Eventually, increasingly fierce competition among the ‘Big Four’ railroad tycoons resulted in one of the country’s first ‘rate wars’. Ticket prices dropped so low that soon people couldn’t afford not to come: In 1869 the fare from Chicago to California had been $130, in 1887 it dropped to $1. A huge advertising campaign convinced people that California was the Promised Land – and for the first time, entire families (bringing with them their higher expectations of civil stability and social morality) began to arrive en masse rather than opportunists and desperados.
In 1880, Los Angeles had a population of a mere 11,000 people. By 1900, the population was 100,000, and by 1912, it would balloon to 300,000. When the city itself filled up, speculators and developers (including among them some of the city’s most famously family legacies) laid out huge new communities to the west towards Santa Monica Bay.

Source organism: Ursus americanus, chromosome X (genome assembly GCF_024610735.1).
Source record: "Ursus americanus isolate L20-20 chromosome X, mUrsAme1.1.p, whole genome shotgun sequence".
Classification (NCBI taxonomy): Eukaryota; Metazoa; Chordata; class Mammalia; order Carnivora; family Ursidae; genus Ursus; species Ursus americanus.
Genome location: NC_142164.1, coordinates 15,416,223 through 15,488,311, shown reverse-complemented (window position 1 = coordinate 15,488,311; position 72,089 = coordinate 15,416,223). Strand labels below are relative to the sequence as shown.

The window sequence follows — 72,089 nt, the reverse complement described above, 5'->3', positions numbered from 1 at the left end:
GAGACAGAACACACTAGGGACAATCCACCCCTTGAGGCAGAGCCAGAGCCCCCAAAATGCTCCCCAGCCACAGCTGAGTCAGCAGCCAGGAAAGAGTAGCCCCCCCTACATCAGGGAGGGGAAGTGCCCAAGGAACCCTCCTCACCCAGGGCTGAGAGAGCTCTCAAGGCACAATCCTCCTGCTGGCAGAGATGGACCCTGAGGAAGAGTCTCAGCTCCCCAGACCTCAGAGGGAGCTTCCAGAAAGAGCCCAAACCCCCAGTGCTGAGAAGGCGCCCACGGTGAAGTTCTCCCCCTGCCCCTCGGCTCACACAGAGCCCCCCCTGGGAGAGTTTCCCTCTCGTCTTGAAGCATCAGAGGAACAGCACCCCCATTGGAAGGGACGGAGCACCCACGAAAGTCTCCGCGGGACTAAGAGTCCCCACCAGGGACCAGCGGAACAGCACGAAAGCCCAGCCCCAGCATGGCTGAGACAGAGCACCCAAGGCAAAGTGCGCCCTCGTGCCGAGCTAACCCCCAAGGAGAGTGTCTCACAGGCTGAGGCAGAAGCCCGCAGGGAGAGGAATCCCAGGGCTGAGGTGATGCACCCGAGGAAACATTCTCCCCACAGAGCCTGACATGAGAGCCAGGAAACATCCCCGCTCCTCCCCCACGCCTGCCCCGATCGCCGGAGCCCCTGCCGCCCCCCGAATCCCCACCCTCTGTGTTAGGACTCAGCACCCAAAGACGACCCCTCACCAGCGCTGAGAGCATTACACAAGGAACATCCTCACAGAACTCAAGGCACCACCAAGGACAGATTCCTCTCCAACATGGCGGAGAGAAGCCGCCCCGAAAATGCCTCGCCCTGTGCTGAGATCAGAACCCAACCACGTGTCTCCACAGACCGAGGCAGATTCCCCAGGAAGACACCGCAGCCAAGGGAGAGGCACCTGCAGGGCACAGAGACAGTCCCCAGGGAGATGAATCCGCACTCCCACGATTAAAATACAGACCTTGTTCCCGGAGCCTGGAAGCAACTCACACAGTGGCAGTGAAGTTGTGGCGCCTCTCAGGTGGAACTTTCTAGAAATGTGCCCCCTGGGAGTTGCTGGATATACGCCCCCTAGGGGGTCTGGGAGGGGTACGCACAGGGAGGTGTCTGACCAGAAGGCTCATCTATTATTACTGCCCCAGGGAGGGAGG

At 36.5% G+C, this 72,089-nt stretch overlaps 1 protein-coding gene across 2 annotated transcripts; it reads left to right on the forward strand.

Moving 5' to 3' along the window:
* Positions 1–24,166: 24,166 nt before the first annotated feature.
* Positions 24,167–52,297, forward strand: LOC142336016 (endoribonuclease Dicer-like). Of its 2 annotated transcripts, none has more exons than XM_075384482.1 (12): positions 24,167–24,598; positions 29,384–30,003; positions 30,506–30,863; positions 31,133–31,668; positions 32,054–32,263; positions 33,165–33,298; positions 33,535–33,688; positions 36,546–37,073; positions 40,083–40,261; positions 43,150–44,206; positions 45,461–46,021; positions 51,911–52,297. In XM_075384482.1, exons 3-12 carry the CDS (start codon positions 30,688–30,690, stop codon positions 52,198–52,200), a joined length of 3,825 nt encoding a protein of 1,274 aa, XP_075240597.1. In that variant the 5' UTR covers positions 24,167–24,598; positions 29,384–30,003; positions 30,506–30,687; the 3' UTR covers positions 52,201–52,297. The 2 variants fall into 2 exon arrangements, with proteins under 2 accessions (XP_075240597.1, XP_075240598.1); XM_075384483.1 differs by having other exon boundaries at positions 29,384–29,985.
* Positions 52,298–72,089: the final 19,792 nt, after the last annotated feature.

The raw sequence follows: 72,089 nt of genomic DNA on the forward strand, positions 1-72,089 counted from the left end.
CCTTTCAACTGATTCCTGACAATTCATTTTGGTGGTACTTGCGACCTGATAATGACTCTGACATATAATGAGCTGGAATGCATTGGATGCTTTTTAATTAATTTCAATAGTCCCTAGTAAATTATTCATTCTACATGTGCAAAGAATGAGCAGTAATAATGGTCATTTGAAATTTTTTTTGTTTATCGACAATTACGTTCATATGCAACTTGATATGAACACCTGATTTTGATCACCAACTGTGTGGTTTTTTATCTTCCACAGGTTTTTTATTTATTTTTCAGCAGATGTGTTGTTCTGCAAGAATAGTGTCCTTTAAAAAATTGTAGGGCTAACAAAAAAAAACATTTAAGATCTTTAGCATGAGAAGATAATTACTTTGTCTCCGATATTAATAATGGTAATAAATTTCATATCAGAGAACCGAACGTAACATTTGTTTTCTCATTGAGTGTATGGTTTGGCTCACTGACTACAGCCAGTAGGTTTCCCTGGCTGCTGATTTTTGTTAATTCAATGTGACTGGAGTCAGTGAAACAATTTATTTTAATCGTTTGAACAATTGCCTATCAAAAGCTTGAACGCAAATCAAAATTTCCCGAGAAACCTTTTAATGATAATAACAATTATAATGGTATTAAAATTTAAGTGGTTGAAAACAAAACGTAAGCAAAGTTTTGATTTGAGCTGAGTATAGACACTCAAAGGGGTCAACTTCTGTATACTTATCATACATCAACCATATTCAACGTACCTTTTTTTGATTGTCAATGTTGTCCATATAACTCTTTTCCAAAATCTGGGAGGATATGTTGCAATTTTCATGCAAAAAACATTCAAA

This was a huge population for a city built in a semi-arid wasteland, and it wasn’t long before drought and water shortages threatened to clip Los Angeles’ newfound wings. Simultaneously, as law and order increased in the city, it was becoming increasingly difficult to sustain such a large Kindred population. If the city was going to keep growing – and its resident Kindred were going to avoid a savage territorial struggle – it would need a new source of water, which would bring with it new blood as well.